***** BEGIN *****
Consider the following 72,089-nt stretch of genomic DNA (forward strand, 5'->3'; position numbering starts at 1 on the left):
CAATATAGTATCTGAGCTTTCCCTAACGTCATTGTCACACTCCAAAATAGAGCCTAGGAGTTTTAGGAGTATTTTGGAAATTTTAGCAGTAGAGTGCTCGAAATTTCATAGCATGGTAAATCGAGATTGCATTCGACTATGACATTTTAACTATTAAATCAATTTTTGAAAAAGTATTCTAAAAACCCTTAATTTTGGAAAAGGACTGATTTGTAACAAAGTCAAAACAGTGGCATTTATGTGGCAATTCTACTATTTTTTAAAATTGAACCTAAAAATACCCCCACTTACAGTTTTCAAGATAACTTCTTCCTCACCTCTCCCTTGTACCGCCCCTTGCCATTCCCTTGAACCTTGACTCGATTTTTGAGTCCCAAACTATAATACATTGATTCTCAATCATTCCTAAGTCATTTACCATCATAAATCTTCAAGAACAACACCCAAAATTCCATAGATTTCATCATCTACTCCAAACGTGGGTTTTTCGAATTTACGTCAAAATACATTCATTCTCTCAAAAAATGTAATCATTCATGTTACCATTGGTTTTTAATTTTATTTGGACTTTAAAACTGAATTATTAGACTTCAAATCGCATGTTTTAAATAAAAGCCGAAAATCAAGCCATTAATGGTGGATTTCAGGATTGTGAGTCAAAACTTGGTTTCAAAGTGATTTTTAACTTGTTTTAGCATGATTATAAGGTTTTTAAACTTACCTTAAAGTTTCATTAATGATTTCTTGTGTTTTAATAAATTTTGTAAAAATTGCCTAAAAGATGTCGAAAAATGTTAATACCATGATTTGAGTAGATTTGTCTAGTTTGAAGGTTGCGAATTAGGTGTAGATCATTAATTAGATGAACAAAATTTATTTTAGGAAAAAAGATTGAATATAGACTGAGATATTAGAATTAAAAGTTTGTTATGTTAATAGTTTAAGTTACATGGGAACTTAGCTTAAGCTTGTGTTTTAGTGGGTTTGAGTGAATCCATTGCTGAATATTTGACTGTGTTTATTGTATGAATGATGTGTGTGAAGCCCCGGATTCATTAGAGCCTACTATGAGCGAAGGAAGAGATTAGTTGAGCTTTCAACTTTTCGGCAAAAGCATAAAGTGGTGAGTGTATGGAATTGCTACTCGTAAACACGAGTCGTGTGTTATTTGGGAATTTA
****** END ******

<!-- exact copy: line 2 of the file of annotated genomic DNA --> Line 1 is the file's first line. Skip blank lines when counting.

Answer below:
CAATATAGTATCTGAGCTTTCCCTAACGTCATTGTCACACTCCAAAATAGAGCCTAGGAGTTTTAGGAGTATTTTGGAAATTTTAGCAGTAGAGTGCTCGAAATTTCATAGCATGGTAAATCGAGATTGCATTCGACTATGACATTTTAACTATTAAATCAATTTTTGAAAAAGTATTCTAAAAACCCTTAATTTTGGAAAAGGACTGATTTGTAACAAAGTCAAAACAGTGGCATTTATGTGGCAATTCTACTATTTTTTAAAATTGAACCTAAAAATACCCCCACTTACAGTTTTCAAGATAACTTCTTCCTCACCTCTCCCTTGTACCGCCCCTTGCCATTCCCTTGAACCTTGACTCGATTTTTGAGTCCCAAACTATAATACATTGATTCTCAATCATTCCTAAGTCATTTACCATCATAAATCTTCAAGAACAACACCCAAAATTCCATAGATTTCATCATCTACTCCAAACGTGGGTTTTTCGAATTTACGTCAAAATACATTCATTCTCTCAAAAAATGTAATCATTCATGTTACCATTGGTTTTTAATTTTATTTGGACTTTAAAACTGAATTATTAGACTTCAAATCGCATGTTTTAAATAAAAGCCGAAAATCAAGCCATTAATGGTGGATTTCAGGATTGTGAGTCAAAACTTGGTTTCAAAGTGATTTTTAACTTGTTTTAGCATGATTATAAGGTTTTTAAACTTACCTTAAAGTTTCATTAATGATTTCTTGTGTTTTAATAAATTTTGTAAAAATTGCCTAAAAGATGTCGAAAAATGTTAATACCATGATTTGAGTAGATTTGTCTAGTTTGAAGGTTGCGAATTAGGTGTAGATCATTAATTAGATGAACAAAATTTATTTTAGGAAAAAAGATTGAATATAGACTGAGATATTAGAATTAAAAGTTTGTTATGTTAATAGTTTAAGTTACATGGGAACTTAGCTTAAGCTTGTGTTTTAGTGGGTTTGAGTGAATCCATTGCTGAATATTTGACTGTGTTTATTGTATGAATGATGTGTGTGAAGCCCCGGATTCATTAGAGCCTACTATGAGCGAAGGAAGAGATTAGTTGAGCTTTCAACTTTTCGGCAAAAGCATAAAGTGGTGAGTGTATGGAATTGCTACTCGTAAACACGAGTCGTGTGTTATTTGGGAATTTA